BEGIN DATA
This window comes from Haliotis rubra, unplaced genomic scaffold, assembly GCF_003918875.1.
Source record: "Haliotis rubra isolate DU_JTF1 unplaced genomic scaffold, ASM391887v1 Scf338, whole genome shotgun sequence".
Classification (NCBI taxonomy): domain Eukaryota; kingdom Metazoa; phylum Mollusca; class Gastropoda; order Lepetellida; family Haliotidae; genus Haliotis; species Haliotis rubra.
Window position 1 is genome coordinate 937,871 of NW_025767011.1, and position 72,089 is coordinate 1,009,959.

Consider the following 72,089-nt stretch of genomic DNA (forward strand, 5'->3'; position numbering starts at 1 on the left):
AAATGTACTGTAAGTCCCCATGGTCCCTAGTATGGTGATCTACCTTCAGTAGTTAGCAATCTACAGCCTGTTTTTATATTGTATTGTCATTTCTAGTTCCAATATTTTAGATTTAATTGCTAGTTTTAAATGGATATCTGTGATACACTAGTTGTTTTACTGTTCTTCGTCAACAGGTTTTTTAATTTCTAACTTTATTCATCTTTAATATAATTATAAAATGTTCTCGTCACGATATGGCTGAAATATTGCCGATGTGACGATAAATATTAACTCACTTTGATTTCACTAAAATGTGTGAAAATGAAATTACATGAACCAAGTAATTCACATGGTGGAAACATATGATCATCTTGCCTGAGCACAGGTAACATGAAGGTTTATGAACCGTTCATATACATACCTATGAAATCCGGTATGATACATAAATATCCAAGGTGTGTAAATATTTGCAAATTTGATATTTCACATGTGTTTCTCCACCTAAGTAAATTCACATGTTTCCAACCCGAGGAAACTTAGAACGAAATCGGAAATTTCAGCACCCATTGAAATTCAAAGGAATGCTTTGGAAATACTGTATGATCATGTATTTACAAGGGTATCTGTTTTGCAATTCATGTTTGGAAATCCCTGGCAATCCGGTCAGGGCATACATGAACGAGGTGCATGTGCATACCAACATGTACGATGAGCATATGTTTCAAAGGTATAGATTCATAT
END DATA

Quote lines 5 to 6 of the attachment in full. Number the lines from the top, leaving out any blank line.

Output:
Consider the following 72,089-nt stretch of genomic DNA (forward strand, 5'->3'; position numbering starts at 1 on the left):
AAATGTACTGTAAGTCCCCATGGTCCCTAGTATGGTGATCTACCTTCAGTAGTTAGCAATCTACAGCCTGTTTTTATATTGTATTGTCATTTCTAGTTCCAATATTTTAGATTTAATTGCTAGTTTTAAATGGATATCTGTGATACACTAGTTGTTTTACTGTTCTTCGTCAACAGGTTTTTTAATTTCTAACTTTATTCATCTTTAATATAATTATAAAATGTTCTCGTCACGATATGGCTGAAATATTGCCGATGTGACGATAAATATTAACTCACTTTGATTTCACTAAAATGTGTGAAAATGAAATTACATGAACCAAGTAATTCACATGGTGGAAACATATGATCATCTTGCCTGAGCACAGGTAACATGAAGGTTTATGAACCGTTCATATACATACCTATGAAATCCGGTATGATACATAAATATCCAAGGTGTGTAAATATTTGCAAATTTGATATTTCACATGTGTTTCTCCACCTAAGTAAATTCACATGTTTCCAACCCGAGGAAACTTAGAACGAAATCGGAAATTTCAGCACCCATTGAAATTCAAAGGAATGCTTTGGAAATACTGTATGATCATGTATTTACAAGGGTATCTGTTTTGCAATTCATGTTTGGAAATCCCTGGCAATCCGGTCAGGGCATACATGAACGAGGTGCATGTGCATACCAACATGTACGATGAGCATATGTTTCAAAGGTATAGATTCATAT